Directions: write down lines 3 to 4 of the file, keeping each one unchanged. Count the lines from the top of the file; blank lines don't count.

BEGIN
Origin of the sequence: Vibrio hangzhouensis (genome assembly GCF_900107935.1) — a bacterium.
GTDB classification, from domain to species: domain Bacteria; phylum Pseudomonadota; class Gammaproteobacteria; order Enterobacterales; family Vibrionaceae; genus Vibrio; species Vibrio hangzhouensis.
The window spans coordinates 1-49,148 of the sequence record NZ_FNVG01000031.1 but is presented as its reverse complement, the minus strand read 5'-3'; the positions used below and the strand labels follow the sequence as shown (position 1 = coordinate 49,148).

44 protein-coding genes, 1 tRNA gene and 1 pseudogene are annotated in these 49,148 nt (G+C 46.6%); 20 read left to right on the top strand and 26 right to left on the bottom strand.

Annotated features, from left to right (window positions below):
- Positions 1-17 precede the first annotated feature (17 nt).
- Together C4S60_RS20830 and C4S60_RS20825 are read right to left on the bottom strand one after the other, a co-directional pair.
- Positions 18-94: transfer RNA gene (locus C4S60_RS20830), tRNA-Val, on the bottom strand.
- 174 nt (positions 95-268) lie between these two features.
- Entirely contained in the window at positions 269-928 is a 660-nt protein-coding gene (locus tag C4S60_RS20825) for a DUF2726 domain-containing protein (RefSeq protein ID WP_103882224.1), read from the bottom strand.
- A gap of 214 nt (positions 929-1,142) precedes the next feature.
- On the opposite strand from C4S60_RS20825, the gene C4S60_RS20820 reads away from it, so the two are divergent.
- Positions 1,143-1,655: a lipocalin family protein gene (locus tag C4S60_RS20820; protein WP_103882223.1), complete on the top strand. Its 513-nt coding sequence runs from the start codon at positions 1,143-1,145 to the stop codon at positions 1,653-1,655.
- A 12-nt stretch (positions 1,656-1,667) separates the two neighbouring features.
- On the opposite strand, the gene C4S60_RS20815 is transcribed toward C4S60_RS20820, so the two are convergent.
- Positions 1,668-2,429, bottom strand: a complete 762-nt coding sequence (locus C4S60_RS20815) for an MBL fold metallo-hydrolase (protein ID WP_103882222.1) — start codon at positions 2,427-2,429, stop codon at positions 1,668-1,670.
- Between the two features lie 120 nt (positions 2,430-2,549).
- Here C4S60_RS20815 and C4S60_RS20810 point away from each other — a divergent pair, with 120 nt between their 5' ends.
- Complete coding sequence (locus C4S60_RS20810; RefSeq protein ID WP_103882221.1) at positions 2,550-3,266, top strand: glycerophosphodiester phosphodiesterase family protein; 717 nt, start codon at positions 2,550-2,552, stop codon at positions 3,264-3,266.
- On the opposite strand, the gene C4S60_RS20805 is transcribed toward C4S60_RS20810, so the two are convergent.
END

The window spans coordinates 1-49,148 of the sequence record NZ_FNVG01000031.1 but is presented as its reverse complement, the minus strand read 5'-3'; the positions used below and the strand labels follow the sequence as shown (position 1 = coordinate 49,148).

44 protein-coding genes, 1 tRNA gene and 1 pseudogene are annotated in these 49,148 nt (G+C 46.6%); 20 read left to right on the top strand and 26 right to left on the bottom strand.